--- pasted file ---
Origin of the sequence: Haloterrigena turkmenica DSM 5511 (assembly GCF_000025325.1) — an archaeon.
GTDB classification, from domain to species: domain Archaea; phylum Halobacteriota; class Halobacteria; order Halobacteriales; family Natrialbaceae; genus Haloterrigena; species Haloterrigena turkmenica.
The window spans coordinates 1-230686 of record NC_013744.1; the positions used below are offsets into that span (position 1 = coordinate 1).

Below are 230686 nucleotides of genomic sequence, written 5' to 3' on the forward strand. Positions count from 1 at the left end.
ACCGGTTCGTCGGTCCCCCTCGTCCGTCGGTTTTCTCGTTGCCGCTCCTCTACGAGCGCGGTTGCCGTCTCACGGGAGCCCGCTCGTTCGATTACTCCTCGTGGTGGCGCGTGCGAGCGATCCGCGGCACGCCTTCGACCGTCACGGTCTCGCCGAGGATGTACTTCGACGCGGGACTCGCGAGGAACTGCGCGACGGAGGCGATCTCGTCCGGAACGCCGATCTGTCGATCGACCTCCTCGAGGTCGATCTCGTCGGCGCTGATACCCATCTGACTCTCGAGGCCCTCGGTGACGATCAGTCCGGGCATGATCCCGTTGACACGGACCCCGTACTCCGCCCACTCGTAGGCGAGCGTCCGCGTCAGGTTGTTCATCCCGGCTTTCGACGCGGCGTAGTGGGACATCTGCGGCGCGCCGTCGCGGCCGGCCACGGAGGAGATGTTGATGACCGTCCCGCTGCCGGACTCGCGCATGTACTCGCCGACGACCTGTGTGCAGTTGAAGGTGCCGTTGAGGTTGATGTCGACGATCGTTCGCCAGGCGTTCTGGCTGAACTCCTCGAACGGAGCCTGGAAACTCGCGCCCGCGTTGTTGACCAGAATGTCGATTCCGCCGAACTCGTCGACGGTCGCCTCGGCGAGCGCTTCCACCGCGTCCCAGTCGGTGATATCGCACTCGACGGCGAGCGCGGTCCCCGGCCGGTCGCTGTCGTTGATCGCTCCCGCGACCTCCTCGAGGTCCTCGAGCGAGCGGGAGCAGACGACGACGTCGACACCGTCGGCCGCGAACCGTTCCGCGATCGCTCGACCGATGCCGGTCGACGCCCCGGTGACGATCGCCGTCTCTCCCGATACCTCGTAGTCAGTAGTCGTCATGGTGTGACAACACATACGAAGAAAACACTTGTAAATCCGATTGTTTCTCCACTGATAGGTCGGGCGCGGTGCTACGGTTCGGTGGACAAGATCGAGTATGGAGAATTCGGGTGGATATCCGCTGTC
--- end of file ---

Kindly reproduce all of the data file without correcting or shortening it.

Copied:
Origin of the sequence: Haloterrigena turkmenica DSM 5511 (assembly GCF_000025325.1) — an archaeon.
GTDB classification, from domain to species: domain Archaea; phylum Halobacteriota; class Halobacteria; order Halobacteriales; family Natrialbaceae; genus Haloterrigena; species Haloterrigena turkmenica.
The window spans coordinates 1-230686 of record NC_013744.1; the positions used below are offsets into that span (position 1 = coordinate 1).

Below are 230686 nucleotides of genomic sequence, written 5' to 3' on the forward strand. Positions count from 1 at the left end.
ACCGGTTCGTCGGTCCCCCTCGTCCGTCGGTTTTCTCGTTGCCGCTCCTCTACGAGCGCGGTTGCCGTCTCACGGGAGCCCGCTCGTTCGATTACTCCTCGTGGTGGCGCGTGCGAGCGATCCGCGGCACGCCTTCGACCGTCACGGTCTCGCCGAGGATGTACTTCGACGCGGGACTCGCGAGGAACTGCGCGACGGAGGCGATCTCGTCCGGAACGCCGATCTGTCGATCGACCTCCTCGAGGTCGATCTCGTCGGCGCTGATACCCATCTGACTCTCGAGGCCCTCGGTGACGATCAGTCCGGGCATGATCCCGTTGACACGGACCCCGTACTCCGCCCACTCGTAGGCGAGCGTCCGCGTCAGGTTGTTCATCCCGGCTTTCGACGCGGCGTAGTGGGACATCTGCGGCGCGCCGTCGCGGCCGGCCACGGAGGAGATGTTGATGACCGTCCCGCTGCCGGACTCGCGCATGTACTCGCCGACGACCTGTGTGCAGTTGAAGGTGCCGTTGAGGTTGATGTCGACGATCGTTCGCCAGGCGTTCTGGCTGAACTCCTCGAACGGAGCCTGGAAACTCGCGCCCGCGTTGTTGACCAGAATGTCGATTCCGCCGAACTCGTCGACGGTCGCCTCGGCGAGCGCTTCCACCGCGTCCCAGTCGGTGATATCGCACTCGACGGCGAGCGCGGTCCCCGGCCGGTCGCTGTCGTTGATCGCTCCCGCGACCTCCTCGAGGTCCTCGAGCGAGCGGGAGCAGACGACGACGTCGACACCGTCGGCCGCGAACCGTTCCGCGATCGCTCGACCGATGCCGGTCGACGCCCCGGTGACGATCGCCGTCTCTCCCGATACCTCGTAGTCAGTAGTCGTCATGGTGTGACAACACATACGAAGAAAACACTTGTAAATCCGATTGTTTCTCCACTGATAGGTCGGGCGCGGTGCTACGGTTCGGTGGACAAGATCGAGTATGGAGAATTCGGGTGGATATCCGCTGTC